Many people hold to the notion that man-like beings existed long before Adam and may even have been his contemporary. The idea is usually hazy and half-formed, while comfort is drawn from the fact that many of the spiritual giants of Christendom have given their approval to pre-Adamic or pre-Adamite man. Those seeking biblical support admit this is not explicit but point out that the Bible makes no claim to be a complete record of the history of the world.
Dobbs, Francis. 1800. A Concise View from History... Dublin: J. Jones.
Fleming, Sir John Ambrose. 1935. The Origin of Mankind viewed from the standpoint of revelation & research. London: Marshall, Morgan & Scott.
Genesis 1 gives us an overview of the creation of everything, including man. But man is of such importance in the creation (a point which evolutionists deny), that God uses most of Chapter 2 to focus in on additional details on the creation of the humankind. We can learn a lot about who and what man is from these details. Before going any further with the study read Genesis 2:7-25 to get an overview of our topic.
Introduction.The study of early man is known as paleoanthropology and, although scientific techniques are used, this discipline deals with non-repeatable and non-observable events of the past and by definition cannot be considered as a science. The exercise begins by assuming that man evolved from the animal Kingdom then looking for evidence that would confirm it.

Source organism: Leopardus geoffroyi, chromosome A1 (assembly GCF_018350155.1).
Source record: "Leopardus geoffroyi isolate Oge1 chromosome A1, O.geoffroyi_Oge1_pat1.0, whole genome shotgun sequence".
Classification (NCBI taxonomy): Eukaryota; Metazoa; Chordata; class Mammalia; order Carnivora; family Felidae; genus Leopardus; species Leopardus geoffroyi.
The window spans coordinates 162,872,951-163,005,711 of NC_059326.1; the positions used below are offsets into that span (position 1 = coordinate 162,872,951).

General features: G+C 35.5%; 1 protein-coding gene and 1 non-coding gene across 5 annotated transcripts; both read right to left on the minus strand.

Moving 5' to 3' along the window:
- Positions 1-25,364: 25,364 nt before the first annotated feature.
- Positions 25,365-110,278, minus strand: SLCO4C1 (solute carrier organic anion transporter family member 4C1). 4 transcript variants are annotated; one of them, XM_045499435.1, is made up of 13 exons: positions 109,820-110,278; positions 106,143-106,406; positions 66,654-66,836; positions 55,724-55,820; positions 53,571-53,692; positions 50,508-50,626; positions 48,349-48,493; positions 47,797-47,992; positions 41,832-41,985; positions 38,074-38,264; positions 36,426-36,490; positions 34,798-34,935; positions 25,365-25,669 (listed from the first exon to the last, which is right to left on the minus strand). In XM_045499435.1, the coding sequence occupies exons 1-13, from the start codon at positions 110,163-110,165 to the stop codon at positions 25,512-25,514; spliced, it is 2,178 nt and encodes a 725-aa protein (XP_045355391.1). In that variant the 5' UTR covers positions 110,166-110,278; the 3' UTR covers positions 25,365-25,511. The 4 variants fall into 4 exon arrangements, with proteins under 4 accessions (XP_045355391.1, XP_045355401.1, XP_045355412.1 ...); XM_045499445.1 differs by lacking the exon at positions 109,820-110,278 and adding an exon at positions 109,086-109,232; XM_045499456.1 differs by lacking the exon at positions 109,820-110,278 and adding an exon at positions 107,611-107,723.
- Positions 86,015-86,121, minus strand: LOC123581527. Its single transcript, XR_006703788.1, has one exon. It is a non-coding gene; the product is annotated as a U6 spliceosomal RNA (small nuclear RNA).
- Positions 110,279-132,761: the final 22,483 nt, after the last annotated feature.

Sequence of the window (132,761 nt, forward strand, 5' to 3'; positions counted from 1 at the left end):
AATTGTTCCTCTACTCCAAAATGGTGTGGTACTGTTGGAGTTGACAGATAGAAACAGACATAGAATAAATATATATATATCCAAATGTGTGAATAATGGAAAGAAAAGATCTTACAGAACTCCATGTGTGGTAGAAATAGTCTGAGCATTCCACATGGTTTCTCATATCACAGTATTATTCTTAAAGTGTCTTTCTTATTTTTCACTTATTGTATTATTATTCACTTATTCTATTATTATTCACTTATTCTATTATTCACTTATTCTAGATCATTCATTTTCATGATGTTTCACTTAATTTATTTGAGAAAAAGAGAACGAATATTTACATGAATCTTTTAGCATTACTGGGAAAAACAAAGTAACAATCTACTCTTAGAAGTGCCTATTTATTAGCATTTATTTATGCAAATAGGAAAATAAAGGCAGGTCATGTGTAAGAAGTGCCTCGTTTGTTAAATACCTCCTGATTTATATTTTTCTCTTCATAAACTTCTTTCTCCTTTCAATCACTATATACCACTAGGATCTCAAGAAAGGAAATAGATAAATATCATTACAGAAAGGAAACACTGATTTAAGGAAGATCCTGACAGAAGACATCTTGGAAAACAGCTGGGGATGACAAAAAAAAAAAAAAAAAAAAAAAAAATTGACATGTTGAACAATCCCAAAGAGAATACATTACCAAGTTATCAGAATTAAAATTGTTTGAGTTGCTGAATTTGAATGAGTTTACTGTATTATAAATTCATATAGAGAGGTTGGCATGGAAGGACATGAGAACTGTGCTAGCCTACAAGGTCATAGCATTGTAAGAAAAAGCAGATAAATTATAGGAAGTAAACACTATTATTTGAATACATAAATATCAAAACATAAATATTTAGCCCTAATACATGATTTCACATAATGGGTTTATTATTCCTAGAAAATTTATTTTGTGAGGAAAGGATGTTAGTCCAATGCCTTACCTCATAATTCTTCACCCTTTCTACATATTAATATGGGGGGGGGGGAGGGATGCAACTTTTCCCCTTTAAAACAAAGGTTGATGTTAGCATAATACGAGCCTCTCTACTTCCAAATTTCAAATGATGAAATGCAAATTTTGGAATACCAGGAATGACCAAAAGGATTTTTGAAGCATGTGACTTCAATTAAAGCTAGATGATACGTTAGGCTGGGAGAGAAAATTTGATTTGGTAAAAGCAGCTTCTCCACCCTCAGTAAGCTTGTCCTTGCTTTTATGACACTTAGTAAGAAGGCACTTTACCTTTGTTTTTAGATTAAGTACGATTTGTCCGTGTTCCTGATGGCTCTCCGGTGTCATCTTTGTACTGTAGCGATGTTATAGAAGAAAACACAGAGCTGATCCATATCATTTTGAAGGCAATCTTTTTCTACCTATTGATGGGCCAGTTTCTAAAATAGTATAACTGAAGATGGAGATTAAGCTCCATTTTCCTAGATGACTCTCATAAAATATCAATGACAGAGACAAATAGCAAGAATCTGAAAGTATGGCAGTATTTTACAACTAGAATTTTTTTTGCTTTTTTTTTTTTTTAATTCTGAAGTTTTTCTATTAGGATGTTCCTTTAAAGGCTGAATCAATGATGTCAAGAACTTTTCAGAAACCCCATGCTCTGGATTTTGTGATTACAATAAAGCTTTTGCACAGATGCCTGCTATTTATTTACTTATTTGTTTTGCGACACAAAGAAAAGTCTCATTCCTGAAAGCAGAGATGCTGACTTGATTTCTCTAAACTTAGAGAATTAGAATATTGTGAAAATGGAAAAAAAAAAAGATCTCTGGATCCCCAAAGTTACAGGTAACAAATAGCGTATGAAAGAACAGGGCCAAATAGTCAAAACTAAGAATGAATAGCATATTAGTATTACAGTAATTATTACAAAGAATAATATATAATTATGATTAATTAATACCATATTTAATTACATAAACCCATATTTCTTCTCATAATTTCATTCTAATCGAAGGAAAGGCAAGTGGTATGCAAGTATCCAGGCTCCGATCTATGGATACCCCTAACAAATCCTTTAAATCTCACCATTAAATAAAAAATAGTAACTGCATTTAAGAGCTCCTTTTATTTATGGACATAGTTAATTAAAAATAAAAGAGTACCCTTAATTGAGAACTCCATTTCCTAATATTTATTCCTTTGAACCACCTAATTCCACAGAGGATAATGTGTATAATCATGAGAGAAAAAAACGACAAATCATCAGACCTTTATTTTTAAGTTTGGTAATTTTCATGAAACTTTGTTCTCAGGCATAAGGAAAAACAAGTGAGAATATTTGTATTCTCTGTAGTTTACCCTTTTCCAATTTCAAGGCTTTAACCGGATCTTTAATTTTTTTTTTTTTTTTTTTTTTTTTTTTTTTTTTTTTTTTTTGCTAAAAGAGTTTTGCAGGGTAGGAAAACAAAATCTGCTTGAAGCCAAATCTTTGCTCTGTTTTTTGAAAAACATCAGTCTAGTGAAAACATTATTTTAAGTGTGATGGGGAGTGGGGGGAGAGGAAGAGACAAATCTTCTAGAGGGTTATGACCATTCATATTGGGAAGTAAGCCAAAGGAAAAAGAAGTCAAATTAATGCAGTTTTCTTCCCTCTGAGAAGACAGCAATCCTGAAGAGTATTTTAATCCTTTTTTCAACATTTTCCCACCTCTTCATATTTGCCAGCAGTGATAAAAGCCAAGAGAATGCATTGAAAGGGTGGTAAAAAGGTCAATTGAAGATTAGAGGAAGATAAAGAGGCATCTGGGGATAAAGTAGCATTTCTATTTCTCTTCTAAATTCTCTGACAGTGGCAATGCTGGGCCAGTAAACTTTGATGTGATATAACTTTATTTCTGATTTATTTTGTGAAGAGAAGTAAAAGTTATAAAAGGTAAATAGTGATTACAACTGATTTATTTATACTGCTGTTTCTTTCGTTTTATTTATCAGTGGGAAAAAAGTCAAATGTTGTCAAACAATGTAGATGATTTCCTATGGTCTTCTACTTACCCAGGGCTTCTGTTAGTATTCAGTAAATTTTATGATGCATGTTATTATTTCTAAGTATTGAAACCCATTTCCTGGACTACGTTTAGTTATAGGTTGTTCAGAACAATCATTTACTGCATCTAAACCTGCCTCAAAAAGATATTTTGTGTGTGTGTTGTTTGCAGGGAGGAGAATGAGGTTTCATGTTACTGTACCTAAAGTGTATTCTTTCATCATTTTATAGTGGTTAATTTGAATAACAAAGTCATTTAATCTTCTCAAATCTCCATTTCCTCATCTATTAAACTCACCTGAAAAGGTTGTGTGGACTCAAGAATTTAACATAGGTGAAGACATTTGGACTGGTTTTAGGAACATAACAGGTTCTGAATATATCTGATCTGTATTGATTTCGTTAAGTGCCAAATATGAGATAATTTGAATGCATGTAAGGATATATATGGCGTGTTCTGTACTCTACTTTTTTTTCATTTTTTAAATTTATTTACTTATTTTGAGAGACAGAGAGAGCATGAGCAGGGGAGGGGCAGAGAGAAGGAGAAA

Photo: Neandertal skull. Courtesy of Luna04. Licensed under the GNU Free Documentation License, Version 1.2.
Trust is an important concept in science. Most people believe that scientists strive for truth. But if scientists make sensitive and not-explicitly-mentioned initial assumptions, how much can you trust their conclusions?
1. F. Weidenreich, Trends of Human Evolution, Viking Fund Memorial Volume (New York: Washburn and Wolffson, 1949), p. 9.
2. M.L. Weiss. and A.E. Mann, Human Biology and Behavior, An Anthropological Perspective, 4th Edition, (New York: Little Brown and
The King James translation speaks of there being "giants in the land" in the pre-Flood and immediate post-Flood world (Genesis 6:4 and Joshua 12:13). Medieval churches often had fossil bones on display, purporting to be part of some ancient giant and, in this way, sustain belief among their congregation.
Ref: Bonderson, Jan. 1997. A Cabinet of Medical Curbside, NY.: Cornell University Press.
Textbooks often depict our "evolutionary ancestors" as brutish, savage apemen who dwelled in caves. Every couple of years the scientific world is excited by the discovery of fossil remains of a supposed ancestor of man. Each new discovery is, in its turn, debunked: proven to be modern man or some form of ape. But the public impression of the "caveman" as man's ancestor remains, unshaken by the discrediting of the supposed proofs.
1. What can the creationist make of these cavemen?
Is it possible to describe them in some other way than as the evolutionary precursor to man?
In the 1920′s J. Harland Bretz, a secular geolgoist proposed to his
colleagues evidence for a massive Flood across eastern Washington. He
was rejected by the scientific community because what was proposing was